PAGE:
Therefore, if we are sick or broken, if we are suffering in any way, we must understand that it is not because God has some twisted reason or some purpose-driven plan for it. And since suffering is not the will of God, and since we are loved by God, we can know that when we suffer, God suffers with us and is doing all God can do to bring healing, wholeness and restoration.

“He came and took her by the hand…”

Perhaps more than anything else, I believe it is the will of our Lord to come to us and take us by the hand. When I was a child I learned a wonderful song:

Put your hand in the hand of the man who stilled the water

Put your hand in the hand of the man who calmed the sea

Put your hand in the hand of the man from Galilee

Our problem is that we put our hands in so many other places to receive wholeness.

Instead of putting our hand in the hand of the Lord we put our hands to work. We believe that if we can somehow work hard enough, serve diligently, industriously, thoroughly, and persistently enough, then we can achieve or earn wholeness or peace.

This may be the greatest sin of most of us.

We put our hands, our trust in our own selves instead of in the hands of the only one who can save us. Ephesians chapter two teaches us: “For by grace we have been saved through faith, and this is not our own doing; it is the gift of God— not the result of works, so that no one may boast.”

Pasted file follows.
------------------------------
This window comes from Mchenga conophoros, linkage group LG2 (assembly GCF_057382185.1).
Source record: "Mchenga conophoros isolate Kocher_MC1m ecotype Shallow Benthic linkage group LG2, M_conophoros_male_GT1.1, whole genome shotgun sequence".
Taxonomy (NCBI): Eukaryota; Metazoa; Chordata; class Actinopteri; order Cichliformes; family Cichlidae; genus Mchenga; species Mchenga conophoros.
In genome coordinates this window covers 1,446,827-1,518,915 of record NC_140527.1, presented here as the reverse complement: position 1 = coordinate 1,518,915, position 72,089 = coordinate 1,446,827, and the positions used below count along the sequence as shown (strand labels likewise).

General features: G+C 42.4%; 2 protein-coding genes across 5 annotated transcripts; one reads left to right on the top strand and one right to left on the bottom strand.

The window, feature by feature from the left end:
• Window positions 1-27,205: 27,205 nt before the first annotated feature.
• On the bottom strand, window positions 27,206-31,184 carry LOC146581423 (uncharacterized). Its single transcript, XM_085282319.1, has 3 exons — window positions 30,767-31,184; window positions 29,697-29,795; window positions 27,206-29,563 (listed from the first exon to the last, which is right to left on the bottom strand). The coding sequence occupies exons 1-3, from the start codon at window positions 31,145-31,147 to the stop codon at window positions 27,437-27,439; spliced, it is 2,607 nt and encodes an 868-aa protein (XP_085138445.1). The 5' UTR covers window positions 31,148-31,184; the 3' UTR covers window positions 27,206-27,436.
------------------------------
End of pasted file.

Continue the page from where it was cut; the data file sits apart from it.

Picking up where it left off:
Instead of putting our hand in the hand of the Lord, we also put our hands in the hands of others. My granddaddy was not a pastor, preacher, or a scholar, but he was sometimes quite the theologian. One thing that he said, and said often was: “There’s only one man that you can trust in this world, and that is the Good Lord.”

However, many of us put our trust in the hands of so many others. We put our hands in the hands of the government, we put our hands in the hands of our friends and neighbors, even in the hands of the church. Then we become disillusioned when they sooner or later disappoint us. The 118th Psalm reminds us:

It is better to take refuge in the Lord

than to put confidence in mortals.

It is better to take refuge in the Lord

than to put confidence in princes.


And instead of putting our hand in the hand of the Lord, we also put them in our own pockets. We put our trust in our wealth and our material possessions. Our sense of well-being, wholeness and security comes from our bank accounts, 401-k’s, our homes, automobiles and clothing. In chapter six of the Gospel of Matthew we read the warning:

“Do not store up for yourselves treasures on earth, where moth and rust consume and where thieves break in and steal; but store up for yourselves treasures in heaven, where neither moth nor rust consumes and where thieves do not break in and steal.”

The good news for all of us this day is that Jesus, the Son of the God of Heaven is coming to us, and he wants to take us by the hand and give us a peace that the world simply cannot give (John 14:27).

“Jesus came to her, took her by the hand, and lifted her up.”

When we put our hand in the hand of the Lord, the Lord lifts us up. Preacher and Princeton Theological Seminary professor Nancy Gross says this is good news because “There is no shortage of “down” from which people need to be lifted up.”